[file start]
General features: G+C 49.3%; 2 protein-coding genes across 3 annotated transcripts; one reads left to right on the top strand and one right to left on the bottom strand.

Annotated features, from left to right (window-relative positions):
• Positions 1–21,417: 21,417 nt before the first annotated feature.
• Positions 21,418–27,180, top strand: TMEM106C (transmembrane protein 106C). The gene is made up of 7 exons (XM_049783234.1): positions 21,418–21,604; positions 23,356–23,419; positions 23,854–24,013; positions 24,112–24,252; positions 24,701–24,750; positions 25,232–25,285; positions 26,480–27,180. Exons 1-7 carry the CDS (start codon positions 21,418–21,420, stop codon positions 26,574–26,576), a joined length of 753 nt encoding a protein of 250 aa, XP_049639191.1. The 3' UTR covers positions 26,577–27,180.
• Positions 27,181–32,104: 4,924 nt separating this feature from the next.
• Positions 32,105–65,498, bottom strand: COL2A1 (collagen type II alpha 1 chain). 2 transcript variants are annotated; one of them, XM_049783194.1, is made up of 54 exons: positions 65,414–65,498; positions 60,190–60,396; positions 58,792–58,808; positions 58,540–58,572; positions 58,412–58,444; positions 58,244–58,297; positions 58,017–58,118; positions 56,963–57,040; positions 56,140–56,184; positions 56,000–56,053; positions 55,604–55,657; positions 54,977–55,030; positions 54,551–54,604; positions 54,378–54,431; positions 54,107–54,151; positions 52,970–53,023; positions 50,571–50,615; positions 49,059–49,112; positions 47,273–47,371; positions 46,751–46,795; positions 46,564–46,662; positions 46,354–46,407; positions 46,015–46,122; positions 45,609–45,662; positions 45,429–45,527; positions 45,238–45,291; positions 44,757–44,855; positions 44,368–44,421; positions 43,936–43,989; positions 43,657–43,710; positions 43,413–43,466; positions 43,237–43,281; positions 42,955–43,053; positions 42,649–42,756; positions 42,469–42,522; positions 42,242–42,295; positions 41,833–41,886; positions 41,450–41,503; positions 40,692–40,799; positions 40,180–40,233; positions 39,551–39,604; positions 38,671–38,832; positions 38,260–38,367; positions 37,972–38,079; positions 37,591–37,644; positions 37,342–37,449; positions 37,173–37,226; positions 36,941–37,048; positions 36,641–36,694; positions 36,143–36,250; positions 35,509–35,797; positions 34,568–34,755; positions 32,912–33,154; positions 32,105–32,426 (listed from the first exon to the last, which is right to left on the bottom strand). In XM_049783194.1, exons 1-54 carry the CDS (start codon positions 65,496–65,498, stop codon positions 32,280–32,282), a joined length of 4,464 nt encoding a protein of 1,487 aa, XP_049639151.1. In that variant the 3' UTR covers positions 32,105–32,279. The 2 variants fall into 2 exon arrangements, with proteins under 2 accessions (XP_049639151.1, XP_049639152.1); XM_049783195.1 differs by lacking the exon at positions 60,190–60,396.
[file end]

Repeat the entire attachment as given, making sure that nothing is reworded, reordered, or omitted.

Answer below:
General features: G+C 49.3%; 2 protein-coding genes across 3 annotated transcripts; one reads left to right on the top strand and one right to left on the bottom strand.

Annotated features, from left to right (window-relative positions):
• Positions 1–21,417: 21,417 nt before the first annotated feature.
• Positions 21,418–27,180, top strand: TMEM106C (transmembrane protein 106C). The gene is made up of 7 exons (XM_049783234.1): positions 21,418–21,604; positions 23,356–23,419; positions 23,854–24,013; positions 24,112–24,252; positions 24,701–24,750; positions 25,232–25,285; positions 26,480–27,180. Exons 1-7 carry the CDS (start codon positions 21,418–21,420, stop codon positions 26,574–26,576), a joined length of 753 nt encoding a protein of 250 aa, XP_049639191.1. The 3' UTR covers positions 26,577–27,180.
• Positions 27,181–32,104: 4,924 nt separating this feature from the next.
• Positions 32,105–65,498, bottom strand: COL2A1 (collagen type II alpha 1 chain). 2 transcript variants are annotated; one of them, XM_049783194.1, is made up of 54 exons: positions 65,414–65,498; positions 60,190–60,396; positions 58,792–58,808; positions 58,540–58,572; positions 58,412–58,444; positions 58,244–58,297; positions 58,017–58,118; positions 56,963–57,040; positions 56,140–56,184; positions 56,000–56,053; positions 55,604–55,657; positions 54,977–55,030; positions 54,551–54,604; positions 54,378–54,431; positions 54,107–54,151; positions 52,970–53,023; positions 50,571–50,615; positions 49,059–49,112; positions 47,273–47,371; positions 46,751–46,795; positions 46,564–46,662; positions 46,354–46,407; positions 46,015–46,122; positions 45,609–45,662; positions 45,429–45,527; positions 45,238–45,291; positions 44,757–44,855; positions 44,368–44,421; positions 43,936–43,989; positions 43,657–43,710; positions 43,413–43,466; positions 43,237–43,281; positions 42,955–43,053; positions 42,649–42,756; positions 42,469–42,522; positions 42,242–42,295; positions 41,833–41,886; positions 41,450–41,503; positions 40,692–40,799; positions 40,180–40,233; positions 39,551–39,604; positions 38,671–38,832; positions 38,260–38,367; positions 37,972–38,079; positions 37,591–37,644; positions 37,342–37,449; positions 37,173–37,226; positions 36,941–37,048; positions 36,641–36,694; positions 36,143–36,250; positions 35,509–35,797; positions 34,568–34,755; positions 32,912–33,154; positions 32,105–32,426 (listed from the first exon to the last, which is right to left on the bottom strand). In XM_049783194.1, exons 1-54 carry the CDS (start codon positions 65,496–65,498, stop codon positions 32,280–32,282), a joined length of 4,464 nt encoding a protein of 1,487 aa, XP_049639151.1. In that variant the 3' UTR covers positions 32,105–32,279. The 2 variants fall into 2 exon arrangements, with proteins under 2 accessions (XP_049639151.1, XP_049639152.1); XM_049783195.1 differs by lacking the exon at positions 60,190–60,396.